Mrs. Hollister took a package of cigarettes out of her apron pocket and lit one. She inhaled deeply before answering.
   
“I’m going to sit up here. It’s light enough to embroider up here. You stay there if you’re comfortable.” She waited, sitting motionless. It came.   
   
“Are you smoking, Edie?”
   
“Yes, I am.”
   
“The only reason I mention it, Edie, is that sitting up there on the patio, next to the garage, the smoke just sort of hangs in the air and I can’t help breathing it in. Down here, if there’s just a tiny breeze, the smoke blows away more, is what I meant.”
   
“Then sit down there. I’ll sit up here and smoke and you sit down there where the air’s better.”
   
She withdrew a small, fabric-covered, wooden frame from the bag and examined it pensively. Then, putting on a pair of magnifying glasses and extinguishing her cigarette in the ash tray, she turned her chair slightly more toward the light and began to stitch. Both the cricket and the hammock ceased and Mrs. Hollister paused, listening. Presently her sister emerged like a large moth from the dusk of the backyard, making flapping motions with her handkerchief at something unseen. She was only two year older that Mrs Hollister but she seemed infinitely frailer and less substantial.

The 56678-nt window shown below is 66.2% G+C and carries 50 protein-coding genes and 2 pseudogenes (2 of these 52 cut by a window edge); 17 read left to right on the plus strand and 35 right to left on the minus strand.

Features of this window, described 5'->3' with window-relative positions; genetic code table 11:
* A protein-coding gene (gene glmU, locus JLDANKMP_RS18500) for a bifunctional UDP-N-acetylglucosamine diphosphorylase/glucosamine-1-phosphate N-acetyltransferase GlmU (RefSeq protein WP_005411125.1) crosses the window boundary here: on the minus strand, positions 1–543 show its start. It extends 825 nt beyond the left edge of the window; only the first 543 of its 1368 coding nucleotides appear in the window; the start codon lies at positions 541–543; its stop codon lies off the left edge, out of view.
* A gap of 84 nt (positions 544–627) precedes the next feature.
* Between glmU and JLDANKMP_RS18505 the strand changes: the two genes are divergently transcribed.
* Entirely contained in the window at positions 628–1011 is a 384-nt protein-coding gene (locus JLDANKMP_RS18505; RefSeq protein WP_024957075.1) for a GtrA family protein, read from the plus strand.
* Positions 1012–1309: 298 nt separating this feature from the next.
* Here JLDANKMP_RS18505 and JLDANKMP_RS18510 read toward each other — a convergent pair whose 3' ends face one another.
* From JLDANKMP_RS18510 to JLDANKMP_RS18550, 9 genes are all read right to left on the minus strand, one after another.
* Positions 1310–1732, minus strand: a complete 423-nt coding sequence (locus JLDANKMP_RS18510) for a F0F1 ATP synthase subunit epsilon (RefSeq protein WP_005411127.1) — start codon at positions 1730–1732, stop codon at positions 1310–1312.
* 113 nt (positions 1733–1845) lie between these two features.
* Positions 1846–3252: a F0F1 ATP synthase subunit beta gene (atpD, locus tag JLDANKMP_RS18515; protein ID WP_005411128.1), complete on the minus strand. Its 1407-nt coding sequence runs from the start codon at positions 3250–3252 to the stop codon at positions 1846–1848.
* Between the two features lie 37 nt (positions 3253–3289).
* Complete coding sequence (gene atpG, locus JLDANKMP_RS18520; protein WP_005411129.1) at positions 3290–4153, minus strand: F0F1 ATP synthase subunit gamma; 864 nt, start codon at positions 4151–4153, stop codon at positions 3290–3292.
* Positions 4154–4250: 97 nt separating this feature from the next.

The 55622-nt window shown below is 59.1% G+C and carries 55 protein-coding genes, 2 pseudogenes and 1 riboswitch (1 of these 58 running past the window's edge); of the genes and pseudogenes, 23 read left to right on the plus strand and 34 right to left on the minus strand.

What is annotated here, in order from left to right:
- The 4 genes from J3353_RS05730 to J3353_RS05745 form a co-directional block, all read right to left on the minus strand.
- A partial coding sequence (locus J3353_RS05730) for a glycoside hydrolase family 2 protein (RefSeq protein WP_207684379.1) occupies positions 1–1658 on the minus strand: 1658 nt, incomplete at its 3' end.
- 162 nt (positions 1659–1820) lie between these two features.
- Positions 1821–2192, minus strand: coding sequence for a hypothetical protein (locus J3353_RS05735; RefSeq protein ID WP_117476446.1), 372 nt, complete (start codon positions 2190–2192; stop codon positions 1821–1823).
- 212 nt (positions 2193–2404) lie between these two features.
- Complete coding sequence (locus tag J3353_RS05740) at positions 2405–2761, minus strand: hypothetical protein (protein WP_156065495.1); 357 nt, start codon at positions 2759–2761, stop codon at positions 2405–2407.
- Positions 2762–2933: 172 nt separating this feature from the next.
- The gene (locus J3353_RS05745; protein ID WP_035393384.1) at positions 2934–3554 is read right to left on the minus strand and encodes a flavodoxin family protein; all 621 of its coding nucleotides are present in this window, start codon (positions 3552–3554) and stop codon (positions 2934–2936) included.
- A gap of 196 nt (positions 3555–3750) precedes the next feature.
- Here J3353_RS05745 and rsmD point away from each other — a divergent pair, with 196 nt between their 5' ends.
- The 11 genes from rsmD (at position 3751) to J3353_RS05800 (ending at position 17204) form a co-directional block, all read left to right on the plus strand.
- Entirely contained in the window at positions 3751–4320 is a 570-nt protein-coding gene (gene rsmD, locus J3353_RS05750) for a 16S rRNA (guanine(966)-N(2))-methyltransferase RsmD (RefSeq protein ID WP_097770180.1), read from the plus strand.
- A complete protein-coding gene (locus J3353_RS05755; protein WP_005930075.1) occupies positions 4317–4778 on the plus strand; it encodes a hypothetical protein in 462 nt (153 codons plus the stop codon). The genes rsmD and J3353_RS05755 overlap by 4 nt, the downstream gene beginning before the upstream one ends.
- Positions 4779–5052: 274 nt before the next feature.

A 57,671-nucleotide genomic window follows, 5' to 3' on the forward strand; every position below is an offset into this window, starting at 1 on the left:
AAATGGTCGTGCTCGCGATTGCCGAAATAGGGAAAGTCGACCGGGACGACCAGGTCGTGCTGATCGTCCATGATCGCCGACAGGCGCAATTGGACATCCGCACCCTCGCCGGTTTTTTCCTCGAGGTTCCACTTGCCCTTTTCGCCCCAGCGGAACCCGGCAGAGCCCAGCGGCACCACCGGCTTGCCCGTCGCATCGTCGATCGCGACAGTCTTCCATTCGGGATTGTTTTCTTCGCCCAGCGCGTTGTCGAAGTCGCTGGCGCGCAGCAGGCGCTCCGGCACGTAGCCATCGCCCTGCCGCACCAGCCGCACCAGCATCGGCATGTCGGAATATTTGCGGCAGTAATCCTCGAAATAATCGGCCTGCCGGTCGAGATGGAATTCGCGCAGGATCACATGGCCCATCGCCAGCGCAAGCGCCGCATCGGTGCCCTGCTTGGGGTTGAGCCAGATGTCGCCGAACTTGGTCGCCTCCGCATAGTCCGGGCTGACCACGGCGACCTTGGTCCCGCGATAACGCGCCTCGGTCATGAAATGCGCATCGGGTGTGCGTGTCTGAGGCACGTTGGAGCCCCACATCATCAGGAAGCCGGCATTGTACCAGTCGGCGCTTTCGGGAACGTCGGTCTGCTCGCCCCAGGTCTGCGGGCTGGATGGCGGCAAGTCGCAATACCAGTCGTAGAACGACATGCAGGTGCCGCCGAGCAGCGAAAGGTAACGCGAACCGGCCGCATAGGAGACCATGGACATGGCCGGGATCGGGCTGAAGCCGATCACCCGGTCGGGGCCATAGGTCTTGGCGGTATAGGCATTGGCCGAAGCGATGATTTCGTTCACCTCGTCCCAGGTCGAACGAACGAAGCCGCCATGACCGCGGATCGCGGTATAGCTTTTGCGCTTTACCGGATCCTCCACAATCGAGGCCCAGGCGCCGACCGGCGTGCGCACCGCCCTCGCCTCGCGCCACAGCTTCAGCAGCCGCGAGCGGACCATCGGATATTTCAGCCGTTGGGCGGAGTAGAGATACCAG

“Mosquitoes, Edie! I’m sure there are mosquitoes out there. Have you been bitten?”
   
“Mosquitoes hate tobacco smoke. Didn’t you know that?”
   
“I’m sure I never heard that.” Mrs. Ellis eyed her sister suspiciously. “No, I never did. You just made that up, didn’t you?” She pulled out one of the folding chairs and sat down, smoothing the folds of her light, summer dress carefully over her knees. She was a tall, thin woman, given to garments at once appropriate for the occasion and oddly unsuited to her. Much of her clothing appeared to be secondhand, though it had been bought new and expensively so. She reached for one of the glasses.
   
“Is that my water? Ooooh, lovely!” She swallowed and reflected upon it briefly. “It’s not very cold, is it?”
   
“It was, when I brought it out, Amy. It had ice in it.”
   
“Well, it’s cool. It’s just not really COLD. But it tastes lovely, just lovely.”
   
They sat in silence. Mrs. Hollister waited. “What’s that you’re drinking, Edie?”    “Lemonade.”
   
“Oh, that sounds good! I didn’t know we had lemonade.”
   
“I told you that we did.”   
   
“No, I’m sure you didn’t, Edie. I’m sure that I would have remembered if you had. No, you said ‘tea’, and I really didn’t want any tea, because it’s too near bedtime for me to have tea. It keeps me awake if I have it after seven o’clock. But I don’t remember you saying anything about lemonade at all.”
   
Mrs. Hollister lit a cigarette, placed it in the ash tray and resumed embroidering.
   
“Yoo-hoo, Edie? Amy?”
   
A voice came from the alley and as they watched, a small round woman approached, walking heavily and fanning herself with a folded newspaper.
   
“Oh, mercy, hasn’t it just been awful today? I don’t think it cooled off at all last night. I told Ed, I don’t think it cooled off one bit, not one bit.”
   
“Sit down, Dorothy. Have some iced tea? Or lemonade?”